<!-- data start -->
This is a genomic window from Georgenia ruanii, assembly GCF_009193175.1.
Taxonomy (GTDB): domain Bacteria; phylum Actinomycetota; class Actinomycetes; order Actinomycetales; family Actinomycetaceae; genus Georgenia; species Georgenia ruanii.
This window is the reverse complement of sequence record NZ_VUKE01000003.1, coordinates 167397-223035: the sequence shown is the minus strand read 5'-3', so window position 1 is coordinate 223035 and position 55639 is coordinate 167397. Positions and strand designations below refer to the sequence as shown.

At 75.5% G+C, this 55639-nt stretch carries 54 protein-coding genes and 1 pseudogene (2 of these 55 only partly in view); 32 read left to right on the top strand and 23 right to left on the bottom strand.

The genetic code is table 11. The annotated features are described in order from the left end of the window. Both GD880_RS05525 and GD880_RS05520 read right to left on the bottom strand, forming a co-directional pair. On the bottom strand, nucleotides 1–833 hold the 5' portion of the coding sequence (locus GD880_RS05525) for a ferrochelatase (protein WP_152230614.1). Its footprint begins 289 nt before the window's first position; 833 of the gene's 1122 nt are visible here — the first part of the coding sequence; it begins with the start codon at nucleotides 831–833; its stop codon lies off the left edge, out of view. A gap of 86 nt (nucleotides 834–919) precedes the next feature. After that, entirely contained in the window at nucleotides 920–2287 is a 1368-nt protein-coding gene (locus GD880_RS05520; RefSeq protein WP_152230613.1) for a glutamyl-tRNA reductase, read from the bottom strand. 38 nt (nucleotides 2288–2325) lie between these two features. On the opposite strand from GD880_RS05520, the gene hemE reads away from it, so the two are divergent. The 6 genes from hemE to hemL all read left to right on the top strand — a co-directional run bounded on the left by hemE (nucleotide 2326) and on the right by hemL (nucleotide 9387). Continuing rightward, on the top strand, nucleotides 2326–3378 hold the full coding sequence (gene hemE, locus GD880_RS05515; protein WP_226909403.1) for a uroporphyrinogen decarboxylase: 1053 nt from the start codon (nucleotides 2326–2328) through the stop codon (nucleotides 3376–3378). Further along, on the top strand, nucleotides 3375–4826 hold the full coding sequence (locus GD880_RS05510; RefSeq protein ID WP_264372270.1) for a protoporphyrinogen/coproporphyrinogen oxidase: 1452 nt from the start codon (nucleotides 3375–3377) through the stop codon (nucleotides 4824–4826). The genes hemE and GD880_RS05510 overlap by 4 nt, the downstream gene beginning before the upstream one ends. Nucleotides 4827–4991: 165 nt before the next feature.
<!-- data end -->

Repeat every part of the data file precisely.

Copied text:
This is a genomic window from Georgenia ruanii, assembly GCF_009193175.1.
Taxonomy (GTDB): domain Bacteria; phylum Actinomycetota; class Actinomycetes; order Actinomycetales; family Actinomycetaceae; genus Georgenia; species Georgenia ruanii.
This window is the reverse complement of sequence record NZ_VUKE01000003.1, coordinates 167397-223035: the sequence shown is the minus strand read 5'-3', so window position 1 is coordinate 223035 and position 55639 is coordinate 167397. Positions and strand designations below refer to the sequence as shown.

At 75.5% G+C, this 55639-nt stretch carries 54 protein-coding genes and 1 pseudogene (2 of these 55 only partly in view); 32 read left to right on the top strand and 23 right to left on the bottom strand.

The genetic code is table 11. The annotated features are described in order from the left end of the window. Both GD880_RS05525 and GD880_RS05520 read right to left on the bottom strand, forming a co-directional pair. On the bottom strand, nucleotides 1–833 hold the 5' portion of the coding sequence (locus GD880_RS05525) for a ferrochelatase (protein WP_152230614.1). Its footprint begins 289 nt before the window's first position; 833 of the gene's 1122 nt are visible here — the first part of the coding sequence; it begins with the start codon at nucleotides 831–833; its stop codon lies off the left edge, out of view. A gap of 86 nt (nucleotides 834–919) precedes the next feature. After that, entirely contained in the window at nucleotides 920–2287 is a 1368-nt protein-coding gene (locus GD880_RS05520; RefSeq protein WP_152230613.1) for a glutamyl-tRNA reductase, read from the bottom strand. 38 nt (nucleotides 2288–2325) lie between these two features. On the opposite strand from GD880_RS05520, the gene hemE reads away from it, so the two are divergent. The 6 genes from hemE to hemL all read left to right on the top strand — a co-directional run bounded on the left by hemE (nucleotide 2326) and on the right by hemL (nucleotide 9387). Continuing rightward, on the top strand, nucleotides 2326–3378 hold the full coding sequence (gene hemE, locus GD880_RS05515; protein WP_226909403.1) for a uroporphyrinogen decarboxylase: 1053 nt from the start codon (nucleotides 2326–2328) through the stop codon (nucleotides 3376–3378). Further along, on the top strand, nucleotides 3375–4826 hold the full coding sequence (locus GD880_RS05510; RefSeq protein ID WP_264372270.1) for a protoporphyrinogen/coproporphyrinogen oxidase: 1452 nt from the start codon (nucleotides 3375–3377) through the stop codon (nucleotides 4824–4826). The genes hemE and GD880_RS05510 overlap by 4 nt, the downstream gene beginning before the upstream one ends. Nucleotides 4827–4991: 165 nt before the next feature.